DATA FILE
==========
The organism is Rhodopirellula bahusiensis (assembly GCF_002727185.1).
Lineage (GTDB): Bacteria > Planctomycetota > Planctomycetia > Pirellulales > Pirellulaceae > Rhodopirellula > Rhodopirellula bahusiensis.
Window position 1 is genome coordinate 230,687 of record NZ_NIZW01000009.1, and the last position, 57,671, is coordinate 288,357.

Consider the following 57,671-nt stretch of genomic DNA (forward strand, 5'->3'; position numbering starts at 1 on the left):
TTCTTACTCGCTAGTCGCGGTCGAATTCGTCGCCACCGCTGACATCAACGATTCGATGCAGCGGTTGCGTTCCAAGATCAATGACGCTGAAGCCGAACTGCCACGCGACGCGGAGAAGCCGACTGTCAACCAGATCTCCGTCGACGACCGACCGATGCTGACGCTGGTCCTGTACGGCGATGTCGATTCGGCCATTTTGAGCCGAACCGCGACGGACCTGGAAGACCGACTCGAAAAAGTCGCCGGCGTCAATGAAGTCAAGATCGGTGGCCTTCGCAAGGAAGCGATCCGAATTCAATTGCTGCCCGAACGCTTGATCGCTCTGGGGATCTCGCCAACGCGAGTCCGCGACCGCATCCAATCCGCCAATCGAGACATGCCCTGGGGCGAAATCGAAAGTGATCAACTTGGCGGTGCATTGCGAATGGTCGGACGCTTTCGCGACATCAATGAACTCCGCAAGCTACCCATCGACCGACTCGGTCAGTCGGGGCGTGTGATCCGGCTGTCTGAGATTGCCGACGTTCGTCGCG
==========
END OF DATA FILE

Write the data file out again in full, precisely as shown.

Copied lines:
The organism is Rhodopirellula bahusiensis (assembly GCF_002727185.1).
Lineage (GTDB): Bacteria > Planctomycetota > Planctomycetia > Pirellulales > Pirellulaceae > Rhodopirellula > Rhodopirellula bahusiensis.
Window position 1 is genome coordinate 230,687 of record NZ_NIZW01000009.1, and the last position, 57,671, is coordinate 288,357.

Consider the following 57,671-nt stretch of genomic DNA (forward strand, 5'->3'; position numbering starts at 1 on the left):
TTCTTACTCGCTAGTCGCGGTCGAATTCGTCGCCACCGCTGACATCAACGATTCGATGCAGCGGTTGCGTTCCAAGATCAATGACGCTGAAGCCGAACTGCCACGCGACGCGGAGAAGCCGACTGTCAACCAGATCTCCGTCGACGACCGACCGATGCTGACGCTGGTCCTGTACGGCGATGTCGATTCGGCCATTTTGAGCCGAACCGCGACGGACCTGGAAGACCGACTCGAAAAAGTCGCCGGCGTCAATGAAGTCAAGATCGGTGGCCTTCGCAAGGAAGCGATCCGAATTCAATTGCTGCCCGAACGCTTGATCGCTCTGGGGATCTCGCCAACGCGAGTCCGCGACCGCATCCAATCCGCCAATCGAGACATGCCCTGGGGCGAAATCGAAAGTGATCAACTTGGCGGTGCATTGCGAATGGTCGGACGCTTTCGCGACATCAATGAACTCCGCAAGCTACCCATCGACCGACTCGGTCAGTCGGGGCGTGTGATCCGGCTGTCTGAGATTGCCGACGTTCGTCGCG